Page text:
The stormwater management demonstration project at Liberty Lands, Northern Liberties’ community-owned and maintained park and garden, has been designed to reduce stormwater runoff and erosion at the site, reduce water use at the park through runoff reuse, and provide a publicly accessible demonstration of best management practices in this rapidly developing neighborhood. The project was designed by the Pennsylvania Horticultural Society, in partnership with the Philadelphia Water Department and the Northern Liberties Neighbors Association.
The Liberty Lands project diverts thousands of gallons of stormwater water from North Third Street into a six-hour detention pond at the park, reducing the load on combined sewers during storms, and subsequently, reducing the likelihood that the past flooding in this area will be repeated. Stormwater flows into the basin on Third Street and is then diverted through a grassy swale into the newly installed rain garden detention pond. After filtering through the rain garden, the water will flow to three in-ground cisterns, where it is stored until it is pumped into an irrigation system. The gray water will be used to irrigate 35 trees planted as part of this project, and the grass area at the heart of this public park.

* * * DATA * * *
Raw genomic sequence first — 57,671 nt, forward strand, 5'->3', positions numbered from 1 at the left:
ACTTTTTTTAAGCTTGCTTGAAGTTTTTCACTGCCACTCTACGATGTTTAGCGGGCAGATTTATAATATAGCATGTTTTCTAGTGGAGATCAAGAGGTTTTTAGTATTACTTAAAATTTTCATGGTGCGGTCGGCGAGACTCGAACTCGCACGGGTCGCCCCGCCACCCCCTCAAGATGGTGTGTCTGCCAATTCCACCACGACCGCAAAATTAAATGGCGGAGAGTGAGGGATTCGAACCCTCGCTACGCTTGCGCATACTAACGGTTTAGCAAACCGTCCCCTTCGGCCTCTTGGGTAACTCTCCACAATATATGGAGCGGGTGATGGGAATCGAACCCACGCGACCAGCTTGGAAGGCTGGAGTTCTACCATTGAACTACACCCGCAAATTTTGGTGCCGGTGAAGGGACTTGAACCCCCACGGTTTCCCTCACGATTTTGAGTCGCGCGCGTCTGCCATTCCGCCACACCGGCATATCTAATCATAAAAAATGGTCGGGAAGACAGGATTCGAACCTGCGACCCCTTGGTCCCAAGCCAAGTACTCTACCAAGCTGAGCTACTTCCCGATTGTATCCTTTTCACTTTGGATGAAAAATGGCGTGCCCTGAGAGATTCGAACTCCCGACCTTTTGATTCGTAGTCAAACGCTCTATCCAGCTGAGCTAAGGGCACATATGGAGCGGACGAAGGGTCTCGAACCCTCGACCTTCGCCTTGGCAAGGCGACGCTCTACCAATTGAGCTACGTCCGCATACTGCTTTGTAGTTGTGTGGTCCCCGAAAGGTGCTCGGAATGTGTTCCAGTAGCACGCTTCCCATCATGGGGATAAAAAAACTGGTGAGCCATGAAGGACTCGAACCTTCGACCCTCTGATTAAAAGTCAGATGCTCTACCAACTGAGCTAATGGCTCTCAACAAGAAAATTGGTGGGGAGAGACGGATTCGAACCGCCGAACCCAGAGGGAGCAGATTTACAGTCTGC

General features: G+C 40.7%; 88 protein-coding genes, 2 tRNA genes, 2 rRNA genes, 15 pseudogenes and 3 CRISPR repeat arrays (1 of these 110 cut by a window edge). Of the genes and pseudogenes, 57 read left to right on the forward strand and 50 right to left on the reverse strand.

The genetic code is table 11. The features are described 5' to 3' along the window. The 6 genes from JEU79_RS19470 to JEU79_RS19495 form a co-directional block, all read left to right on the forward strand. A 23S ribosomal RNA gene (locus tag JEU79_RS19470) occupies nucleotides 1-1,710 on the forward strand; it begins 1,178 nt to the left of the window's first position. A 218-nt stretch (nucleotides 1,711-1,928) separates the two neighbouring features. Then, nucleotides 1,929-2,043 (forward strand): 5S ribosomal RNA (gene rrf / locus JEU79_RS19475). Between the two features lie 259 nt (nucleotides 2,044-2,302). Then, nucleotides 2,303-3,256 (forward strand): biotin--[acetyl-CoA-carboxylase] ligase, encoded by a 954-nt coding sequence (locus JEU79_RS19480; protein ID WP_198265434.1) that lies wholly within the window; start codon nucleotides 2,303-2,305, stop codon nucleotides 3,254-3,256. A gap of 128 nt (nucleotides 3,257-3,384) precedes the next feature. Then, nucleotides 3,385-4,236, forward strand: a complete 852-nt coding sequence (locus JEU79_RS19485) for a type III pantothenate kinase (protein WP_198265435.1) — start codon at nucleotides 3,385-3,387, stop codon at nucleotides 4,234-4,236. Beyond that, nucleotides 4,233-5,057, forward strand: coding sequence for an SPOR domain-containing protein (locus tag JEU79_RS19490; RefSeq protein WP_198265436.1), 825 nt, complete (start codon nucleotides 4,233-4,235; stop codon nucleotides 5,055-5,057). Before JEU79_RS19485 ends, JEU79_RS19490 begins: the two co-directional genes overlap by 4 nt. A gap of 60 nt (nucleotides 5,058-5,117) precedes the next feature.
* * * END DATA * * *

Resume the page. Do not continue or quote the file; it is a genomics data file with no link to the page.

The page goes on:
The grass area, which was sodded as part of the project, will also help to reduce significant erosion problems at the park. With a 17-foot drop from the south to north ends, the park has experienced serious erosion damage. Lack of irrigation made it impossible to establish or maintain a groundcover over the open commons area. The cistern irrigation will ensure that the grass cover can survive Philadelphia summers. A new amphitheater and stage area in front of the rain garden makes the stormwater project a highly noticable element of the park, and the stage will bring thousands of visitors to the project area during the NLNA’s twice-yearly music festivals. In addition to the park visitors who will learn about stormwater management through this project, it will be a featured stop on local and national tours led by groups such as the EPA and the Philadelphia Horticultural Society. Since the park opened ten years ago, Liberty Lands has already served as a demonstration area for brownfield re-use and for park management; this BMP project will add to the educational elements of the park.
Watershed: Delaware River
PA Department of Conservation and Natural Resources
PA Department of Environmental Protection
The Morris Arboretum of the University of Pennsylvania
The Standard Tap
The William Penn Foundation
$340,000 (Estimated cost including design)
700 North 3rd Street
Philadelphia, PA 19123